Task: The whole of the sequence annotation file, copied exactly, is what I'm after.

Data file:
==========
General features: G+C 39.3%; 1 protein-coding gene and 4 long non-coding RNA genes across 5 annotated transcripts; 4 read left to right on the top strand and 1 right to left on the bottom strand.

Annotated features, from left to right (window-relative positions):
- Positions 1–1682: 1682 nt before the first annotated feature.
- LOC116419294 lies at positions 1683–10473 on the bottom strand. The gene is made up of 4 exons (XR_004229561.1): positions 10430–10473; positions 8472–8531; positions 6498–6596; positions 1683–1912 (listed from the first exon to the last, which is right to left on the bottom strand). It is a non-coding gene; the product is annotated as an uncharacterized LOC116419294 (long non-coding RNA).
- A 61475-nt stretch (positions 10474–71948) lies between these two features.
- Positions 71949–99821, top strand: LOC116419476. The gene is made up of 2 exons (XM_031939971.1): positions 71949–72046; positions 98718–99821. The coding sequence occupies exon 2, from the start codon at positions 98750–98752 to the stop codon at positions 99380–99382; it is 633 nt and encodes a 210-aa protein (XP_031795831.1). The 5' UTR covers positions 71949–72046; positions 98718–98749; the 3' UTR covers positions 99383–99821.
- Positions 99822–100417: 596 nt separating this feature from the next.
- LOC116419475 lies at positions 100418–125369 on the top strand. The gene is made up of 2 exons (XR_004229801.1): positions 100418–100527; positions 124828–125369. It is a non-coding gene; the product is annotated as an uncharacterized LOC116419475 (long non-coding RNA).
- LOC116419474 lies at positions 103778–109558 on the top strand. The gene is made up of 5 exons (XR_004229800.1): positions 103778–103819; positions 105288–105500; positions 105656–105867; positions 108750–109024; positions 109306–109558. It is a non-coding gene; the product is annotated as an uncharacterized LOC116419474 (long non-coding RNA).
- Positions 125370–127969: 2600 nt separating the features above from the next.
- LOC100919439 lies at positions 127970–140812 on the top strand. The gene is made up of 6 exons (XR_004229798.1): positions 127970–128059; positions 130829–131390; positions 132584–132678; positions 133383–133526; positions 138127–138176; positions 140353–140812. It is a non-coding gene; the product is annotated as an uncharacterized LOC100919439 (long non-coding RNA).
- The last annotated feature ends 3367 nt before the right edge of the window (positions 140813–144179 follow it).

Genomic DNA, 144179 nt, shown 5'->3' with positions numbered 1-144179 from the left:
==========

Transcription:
General features: G+C 39.3%; 1 protein-coding gene and 4 long non-coding RNA genes across 5 annotated transcripts; 4 read left to right on the top strand and 1 right to left on the bottom strand.

Annotated features, from left to right (window-relative positions):
- Positions 1–1682: 1682 nt before the first annotated feature.
- LOC116419294 lies at positions 1683–10473 on the bottom strand. The gene is made up of 4 exons (XR_004229561.1): positions 10430–10473; positions 8472–8531; positions 6498–6596; positions 1683–1912 (listed from the first exon to the last, which is right to left on the bottom strand). It is a non-coding gene; the product is annotated as an uncharacterized LOC116419294 (long non-coding RNA).
- A 61475-nt stretch (positions 10474–71948) lies between these two features.
- Positions 71949–99821, top strand: LOC116419476. The gene is made up of 2 exons (XM_031939971.1): positions 71949–72046; positions 98718–99821. The coding sequence occupies exon 2, from the start codon at positions 98750–98752 to the stop codon at positions 99380–99382; it is 633 nt and encodes a 210-aa protein (XP_031795831.1). The 5' UTR covers positions 71949–72046; positions 98718–98749; the 3' UTR covers positions 99383–99821.
- Positions 99822–100417: 596 nt separating this feature from the next.
- LOC116419475 lies at positions 100418–125369 on the top strand. The gene is made up of 2 exons (XR_004229801.1): positions 100418–100527; positions 124828–125369. It is a non-coding gene; the product is annotated as an uncharacterized LOC116419475 (long non-coding RNA).
- LOC116419474 lies at positions 103778–109558 on the top strand. The gene is made up of 5 exons (XR_004229800.1): positions 103778–103819; positions 105288–105500; positions 105656–105867; positions 108750–109024; positions 109306–109558. It is a non-coding gene; the product is annotated as an uncharacterized LOC116419474 (long non-coding RNA).
- Positions 125370–127969: 2600 nt separating the features above from the next.
- LOC100919439 lies at positions 127970–140812 on the top strand. The gene is made up of 6 exons (XR_004229798.1): positions 127970–128059; positions 130829–131390; positions 132584–132678; positions 133383–133526; positions 138127–138176; positions 140353–140812. It is a non-coding gene; the product is annotated as an uncharacterized LOC100919439 (long non-coding RNA).
- The last annotated feature ends 3367 nt before the right edge of the window (positions 140813–144179 follow it).

Genomic DNA, 144179 nt, shown 5'->3' with positions numbered 1-144179 from the left: